Although the policy does seem very extreme, and perhaps overly cautious, it does have some merit. It should free up security and intelligence resources, as they no longer have to commit to try to vet and monitor immigrants from these countries. 

    To some extent, this policy prioritizes America's national security over the well-being of needy and vulnerable refugees. However, other than taking in refugees, there are several alternative methods for America, and other countries, to support them.

    For example, providing aid, and funding infrastructure projects in countries which are hosting refugees is a highly cost effective option, as the cost of living in these countries is much lower than the cost of living in the US or Europe.

    The "ban" could arguably marginalize Muslims currently living in the West, and perhaps push them to commit acts of terror. However, this can be addressed by tackling disinformation in the media, and explaining that the ban isn't a "Muslim ban." This would require a certain level of cooperation from the media.

    Ultimately, in a contemporary context, it seems that there isn't another leader or party in the Western political landscape that is willing to implement such a measure, due to the fear of public backlash, and controversy. As the situation evolves, this may change; the combination of growing right-wing groups in Europe, and further terror attacks could prove to be a potent combination, which drives harsher immigration laws.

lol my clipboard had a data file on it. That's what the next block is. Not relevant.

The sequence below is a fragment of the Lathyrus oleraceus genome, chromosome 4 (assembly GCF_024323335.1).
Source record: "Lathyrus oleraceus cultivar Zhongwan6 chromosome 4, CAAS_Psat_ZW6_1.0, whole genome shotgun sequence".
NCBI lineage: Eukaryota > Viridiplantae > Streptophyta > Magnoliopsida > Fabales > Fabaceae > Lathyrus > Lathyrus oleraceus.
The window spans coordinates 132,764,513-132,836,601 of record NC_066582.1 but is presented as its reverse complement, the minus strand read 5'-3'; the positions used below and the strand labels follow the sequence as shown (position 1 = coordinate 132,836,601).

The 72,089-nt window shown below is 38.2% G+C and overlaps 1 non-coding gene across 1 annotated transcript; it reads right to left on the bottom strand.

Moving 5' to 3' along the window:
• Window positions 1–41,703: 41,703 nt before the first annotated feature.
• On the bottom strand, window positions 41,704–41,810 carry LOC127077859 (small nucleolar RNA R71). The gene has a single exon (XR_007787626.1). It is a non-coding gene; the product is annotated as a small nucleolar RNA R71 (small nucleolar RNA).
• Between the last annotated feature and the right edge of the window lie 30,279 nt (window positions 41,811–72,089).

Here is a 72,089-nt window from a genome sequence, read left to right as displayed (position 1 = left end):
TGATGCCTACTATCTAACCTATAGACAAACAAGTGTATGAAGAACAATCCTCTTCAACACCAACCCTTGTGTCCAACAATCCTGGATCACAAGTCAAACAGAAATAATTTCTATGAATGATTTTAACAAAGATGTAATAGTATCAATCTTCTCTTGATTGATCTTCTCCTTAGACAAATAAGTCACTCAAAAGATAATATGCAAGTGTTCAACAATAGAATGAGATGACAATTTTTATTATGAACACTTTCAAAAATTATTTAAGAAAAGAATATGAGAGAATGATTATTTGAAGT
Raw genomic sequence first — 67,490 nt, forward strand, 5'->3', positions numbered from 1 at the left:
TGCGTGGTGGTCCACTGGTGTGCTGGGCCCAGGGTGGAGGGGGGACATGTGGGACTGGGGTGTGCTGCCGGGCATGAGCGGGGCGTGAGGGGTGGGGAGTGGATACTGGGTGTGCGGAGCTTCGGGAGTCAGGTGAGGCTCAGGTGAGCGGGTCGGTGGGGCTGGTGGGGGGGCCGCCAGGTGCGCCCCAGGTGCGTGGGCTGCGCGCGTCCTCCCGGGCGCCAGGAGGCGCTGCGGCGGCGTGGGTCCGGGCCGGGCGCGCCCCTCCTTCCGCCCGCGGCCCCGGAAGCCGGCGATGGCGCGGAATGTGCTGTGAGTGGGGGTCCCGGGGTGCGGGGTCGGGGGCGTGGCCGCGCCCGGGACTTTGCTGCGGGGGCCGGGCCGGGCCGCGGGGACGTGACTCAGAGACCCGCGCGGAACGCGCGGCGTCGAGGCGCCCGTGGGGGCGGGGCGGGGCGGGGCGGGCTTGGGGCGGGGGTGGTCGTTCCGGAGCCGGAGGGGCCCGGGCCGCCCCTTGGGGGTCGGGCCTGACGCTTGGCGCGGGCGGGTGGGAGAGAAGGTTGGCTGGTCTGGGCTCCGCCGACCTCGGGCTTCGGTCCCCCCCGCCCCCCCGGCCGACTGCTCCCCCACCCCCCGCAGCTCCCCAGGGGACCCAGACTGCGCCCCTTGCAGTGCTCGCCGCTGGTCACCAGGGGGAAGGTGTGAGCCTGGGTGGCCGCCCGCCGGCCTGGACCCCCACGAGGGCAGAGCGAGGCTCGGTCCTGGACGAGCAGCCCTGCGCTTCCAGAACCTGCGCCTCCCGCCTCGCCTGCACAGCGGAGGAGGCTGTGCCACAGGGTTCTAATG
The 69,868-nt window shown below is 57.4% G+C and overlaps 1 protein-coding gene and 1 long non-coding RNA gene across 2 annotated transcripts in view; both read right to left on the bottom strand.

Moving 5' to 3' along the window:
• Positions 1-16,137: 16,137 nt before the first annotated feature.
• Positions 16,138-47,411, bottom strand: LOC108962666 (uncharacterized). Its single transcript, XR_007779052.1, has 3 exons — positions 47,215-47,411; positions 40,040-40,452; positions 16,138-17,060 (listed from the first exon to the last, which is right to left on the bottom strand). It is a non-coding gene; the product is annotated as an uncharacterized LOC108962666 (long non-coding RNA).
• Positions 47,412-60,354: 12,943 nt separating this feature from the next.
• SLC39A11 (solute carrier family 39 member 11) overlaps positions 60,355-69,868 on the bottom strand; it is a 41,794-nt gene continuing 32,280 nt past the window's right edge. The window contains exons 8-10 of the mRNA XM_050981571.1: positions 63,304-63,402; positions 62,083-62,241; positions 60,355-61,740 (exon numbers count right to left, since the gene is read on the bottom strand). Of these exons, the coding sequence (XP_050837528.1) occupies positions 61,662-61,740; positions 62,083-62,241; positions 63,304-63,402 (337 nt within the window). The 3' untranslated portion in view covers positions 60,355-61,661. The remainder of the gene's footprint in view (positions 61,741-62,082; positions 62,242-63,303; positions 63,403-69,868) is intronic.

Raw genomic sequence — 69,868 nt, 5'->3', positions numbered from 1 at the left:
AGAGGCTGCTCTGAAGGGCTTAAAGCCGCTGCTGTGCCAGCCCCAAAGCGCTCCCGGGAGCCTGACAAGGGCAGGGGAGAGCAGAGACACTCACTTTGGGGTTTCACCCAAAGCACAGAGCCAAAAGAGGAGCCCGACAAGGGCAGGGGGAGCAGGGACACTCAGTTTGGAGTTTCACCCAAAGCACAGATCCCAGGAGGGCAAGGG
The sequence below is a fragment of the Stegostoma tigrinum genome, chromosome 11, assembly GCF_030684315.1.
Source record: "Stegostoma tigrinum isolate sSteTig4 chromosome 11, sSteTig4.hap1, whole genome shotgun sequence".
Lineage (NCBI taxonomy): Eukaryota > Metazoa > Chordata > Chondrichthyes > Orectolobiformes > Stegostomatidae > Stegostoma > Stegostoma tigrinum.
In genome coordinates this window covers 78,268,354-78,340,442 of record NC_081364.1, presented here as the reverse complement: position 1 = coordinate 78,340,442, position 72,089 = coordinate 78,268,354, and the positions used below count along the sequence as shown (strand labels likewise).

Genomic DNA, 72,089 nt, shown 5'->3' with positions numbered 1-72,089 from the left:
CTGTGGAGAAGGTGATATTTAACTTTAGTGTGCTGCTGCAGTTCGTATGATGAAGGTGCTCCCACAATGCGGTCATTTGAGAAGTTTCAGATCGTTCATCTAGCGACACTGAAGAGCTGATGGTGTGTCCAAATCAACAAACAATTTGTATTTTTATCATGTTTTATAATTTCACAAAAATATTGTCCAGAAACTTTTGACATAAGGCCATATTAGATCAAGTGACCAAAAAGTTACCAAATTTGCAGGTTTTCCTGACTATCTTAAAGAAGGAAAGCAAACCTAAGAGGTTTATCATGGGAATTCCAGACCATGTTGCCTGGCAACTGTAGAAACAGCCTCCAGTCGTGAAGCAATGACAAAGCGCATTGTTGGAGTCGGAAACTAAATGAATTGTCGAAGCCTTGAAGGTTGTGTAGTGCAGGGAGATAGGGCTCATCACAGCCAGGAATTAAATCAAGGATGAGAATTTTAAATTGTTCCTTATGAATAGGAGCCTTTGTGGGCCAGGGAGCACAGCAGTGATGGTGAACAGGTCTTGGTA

Europe has allowed millions of refugees to enter the continent, and incidents such as the New Year's Eve sexual assaults in Cologne, Germany, would influence public opinion in favor of such a "ban," and reduce appetite for immigration. Many right-wing and populist political parties in Europe are gainging influence, such as the UK Independence Party (UKIP) in Britain, National Front in France, and Golden Dawn in Greece.

    Even countries with a center or left-wing governing party have been "locking horns" with one another, as they try to deal with the influx of refugees, and allocate them across EU member states.

    Based on the fact that national security should be an absolute priority for the ruling government of any nation and that there are more effective ways to assist refugees, certain European countries could thoroughly consider a Trump-style "ban," if not fully identify with it.

    The views expressed in this article are solely those of the author and do not necessarily reflect the official position of Sputnik.

    The views and opinions expressed in the article do not necessarily reflect those of Sputnik.

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    'Soft Coup': What's Really Behind Outrage Over So-Called 'Muslim Ban'
    Why Trump's Executive Order Has Nothing to Do With 'Muslim Ban'
    Tags:
    Muslim ban, terror threat, migrant crisis, hypocrisy, Islam, executive order, Muslims, travel ban, Daesh, European Union, Donald Trump, Europe, US, Middle East